My impression is that the trend started more on the European Left than among hipsters, but that it, much like narrow pants and shaggy hair, made its way across the Atlantic. And, that among pro-Israel Jews in the US, it's quite universally seen as a pro-Palestinian statement. Since pro-Israel Jews in the US have made their (our) views about this (and other matters) known, my sense is that those who wear the scarf either don't know its meaning or want to distinguish themselves from neoconservatism, Jews, or all other entities that do not smack of rebellion against The Man. (I once got a scarf at H&M that was black with some silver - no houndstooth pattern, definitively not a keffiyeh - and a friend who shares my politics on this issue suggested that even that scarf could send the wrong message.)

Regardless, I don't think this is my bias as a Jew speaking when I say that the very mention of "India" does not, for better or worse, inspire a thousand American college sophomores to write op-eds, whereas "Israel" and "Palestine" do just that.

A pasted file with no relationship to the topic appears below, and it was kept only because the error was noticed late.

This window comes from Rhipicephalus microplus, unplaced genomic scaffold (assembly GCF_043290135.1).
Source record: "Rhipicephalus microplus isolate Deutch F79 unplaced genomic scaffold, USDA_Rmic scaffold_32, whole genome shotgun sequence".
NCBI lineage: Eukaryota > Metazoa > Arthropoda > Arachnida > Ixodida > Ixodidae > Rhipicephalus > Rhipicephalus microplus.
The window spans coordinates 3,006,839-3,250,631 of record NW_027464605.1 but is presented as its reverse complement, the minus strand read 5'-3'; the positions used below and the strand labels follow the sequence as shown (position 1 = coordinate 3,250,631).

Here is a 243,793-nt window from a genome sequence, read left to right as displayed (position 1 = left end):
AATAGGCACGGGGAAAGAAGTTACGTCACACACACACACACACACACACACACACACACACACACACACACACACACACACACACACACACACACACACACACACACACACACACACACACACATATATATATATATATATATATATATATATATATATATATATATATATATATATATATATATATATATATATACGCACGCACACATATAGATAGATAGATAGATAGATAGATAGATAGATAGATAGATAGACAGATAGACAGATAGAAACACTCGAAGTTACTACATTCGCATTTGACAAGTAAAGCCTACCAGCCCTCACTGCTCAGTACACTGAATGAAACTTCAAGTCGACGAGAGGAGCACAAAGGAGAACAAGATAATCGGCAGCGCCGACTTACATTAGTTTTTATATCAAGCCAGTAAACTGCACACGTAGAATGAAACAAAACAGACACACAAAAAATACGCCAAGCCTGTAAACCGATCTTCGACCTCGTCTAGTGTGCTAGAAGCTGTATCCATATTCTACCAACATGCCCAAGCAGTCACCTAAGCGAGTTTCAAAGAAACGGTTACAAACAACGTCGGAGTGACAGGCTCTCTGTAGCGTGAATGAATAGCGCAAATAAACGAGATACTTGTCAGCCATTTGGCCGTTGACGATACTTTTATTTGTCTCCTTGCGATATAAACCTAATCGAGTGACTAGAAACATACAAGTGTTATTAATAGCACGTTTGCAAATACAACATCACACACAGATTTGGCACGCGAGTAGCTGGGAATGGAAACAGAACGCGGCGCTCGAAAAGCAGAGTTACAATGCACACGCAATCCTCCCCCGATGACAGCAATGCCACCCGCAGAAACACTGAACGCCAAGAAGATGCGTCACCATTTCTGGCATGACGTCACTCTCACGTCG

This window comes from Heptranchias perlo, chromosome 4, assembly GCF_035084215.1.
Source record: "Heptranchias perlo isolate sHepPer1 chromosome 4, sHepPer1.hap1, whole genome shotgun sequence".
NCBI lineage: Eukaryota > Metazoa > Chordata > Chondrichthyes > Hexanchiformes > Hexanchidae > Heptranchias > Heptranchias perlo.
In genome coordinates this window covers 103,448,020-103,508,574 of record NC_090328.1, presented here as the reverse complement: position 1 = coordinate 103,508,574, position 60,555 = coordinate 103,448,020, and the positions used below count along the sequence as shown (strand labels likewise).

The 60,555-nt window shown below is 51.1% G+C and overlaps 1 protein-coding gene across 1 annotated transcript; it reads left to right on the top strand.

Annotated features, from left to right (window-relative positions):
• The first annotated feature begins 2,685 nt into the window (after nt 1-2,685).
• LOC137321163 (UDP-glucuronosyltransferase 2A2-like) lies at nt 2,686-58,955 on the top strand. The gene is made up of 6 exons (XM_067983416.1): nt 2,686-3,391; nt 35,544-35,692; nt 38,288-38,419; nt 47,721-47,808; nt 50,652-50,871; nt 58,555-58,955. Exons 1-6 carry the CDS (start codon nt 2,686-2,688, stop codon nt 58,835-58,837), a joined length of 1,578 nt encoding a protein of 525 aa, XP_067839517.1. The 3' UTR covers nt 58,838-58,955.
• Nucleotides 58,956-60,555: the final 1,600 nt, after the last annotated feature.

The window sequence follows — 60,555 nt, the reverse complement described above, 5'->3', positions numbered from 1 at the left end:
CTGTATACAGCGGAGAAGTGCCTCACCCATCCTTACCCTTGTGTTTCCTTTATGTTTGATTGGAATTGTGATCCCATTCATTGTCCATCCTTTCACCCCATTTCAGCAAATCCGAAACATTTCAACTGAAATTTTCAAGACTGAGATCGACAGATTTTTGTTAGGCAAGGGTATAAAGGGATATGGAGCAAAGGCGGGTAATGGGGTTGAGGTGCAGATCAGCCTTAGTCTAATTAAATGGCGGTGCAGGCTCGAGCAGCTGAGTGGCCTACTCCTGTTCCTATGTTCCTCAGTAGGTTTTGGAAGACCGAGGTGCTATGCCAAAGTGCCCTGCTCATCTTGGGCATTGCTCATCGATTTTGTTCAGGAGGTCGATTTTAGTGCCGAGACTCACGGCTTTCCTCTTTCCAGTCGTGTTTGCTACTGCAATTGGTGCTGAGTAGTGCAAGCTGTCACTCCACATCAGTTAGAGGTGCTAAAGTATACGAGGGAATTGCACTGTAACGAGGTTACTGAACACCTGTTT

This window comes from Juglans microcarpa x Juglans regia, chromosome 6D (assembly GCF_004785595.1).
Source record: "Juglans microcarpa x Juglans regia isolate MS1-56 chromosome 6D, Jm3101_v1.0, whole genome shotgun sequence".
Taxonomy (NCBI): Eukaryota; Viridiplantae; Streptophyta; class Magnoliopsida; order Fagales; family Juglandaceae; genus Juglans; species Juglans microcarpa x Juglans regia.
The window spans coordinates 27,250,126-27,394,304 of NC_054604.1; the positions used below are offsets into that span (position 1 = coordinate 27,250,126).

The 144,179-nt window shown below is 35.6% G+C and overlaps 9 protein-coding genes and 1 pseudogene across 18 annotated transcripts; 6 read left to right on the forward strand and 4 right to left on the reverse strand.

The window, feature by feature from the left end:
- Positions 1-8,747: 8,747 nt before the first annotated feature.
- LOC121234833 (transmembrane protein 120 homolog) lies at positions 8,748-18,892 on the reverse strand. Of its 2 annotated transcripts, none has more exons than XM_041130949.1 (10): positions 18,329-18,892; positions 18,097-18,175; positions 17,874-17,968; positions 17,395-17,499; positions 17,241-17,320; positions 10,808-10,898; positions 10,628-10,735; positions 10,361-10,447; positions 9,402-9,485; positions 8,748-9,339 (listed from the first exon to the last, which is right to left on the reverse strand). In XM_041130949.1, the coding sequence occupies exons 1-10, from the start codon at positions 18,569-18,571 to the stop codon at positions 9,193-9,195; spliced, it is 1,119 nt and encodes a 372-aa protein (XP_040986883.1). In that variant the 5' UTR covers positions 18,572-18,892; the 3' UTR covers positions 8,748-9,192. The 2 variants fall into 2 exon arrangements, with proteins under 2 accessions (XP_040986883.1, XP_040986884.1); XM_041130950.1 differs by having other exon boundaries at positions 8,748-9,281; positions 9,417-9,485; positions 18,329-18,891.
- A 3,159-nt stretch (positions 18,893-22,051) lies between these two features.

lgm said...

Deconstructing:

You're pro-Palestinian, which is clear enough from your comments.

What are you looking for at this blog, if you're not even going to reach the point in the post where I acknowledge the self-evident unluckiness of Palestinian Gazans? I am a Zionist and I acknowledge this. What more do you want from a blog with "Zionism" in the title?

PG said...

There's some variance in the extent to which pro-Israel Jews are upset by kaffiyehs -- or garments that could be seen as such -- when the fashion is not substantiated by actual political speech or action. And as I commented to that post, I'd much rather see capitalism subvert the political content of a black and white scarf than have the black and white scarf permitted only for the pro-Palestinian and/or ignorant.

lgm said...

Clicked the wrong button. Here's the second try.

Deconstructing:

You're pro-Palestinian, which is clear enough from your comments.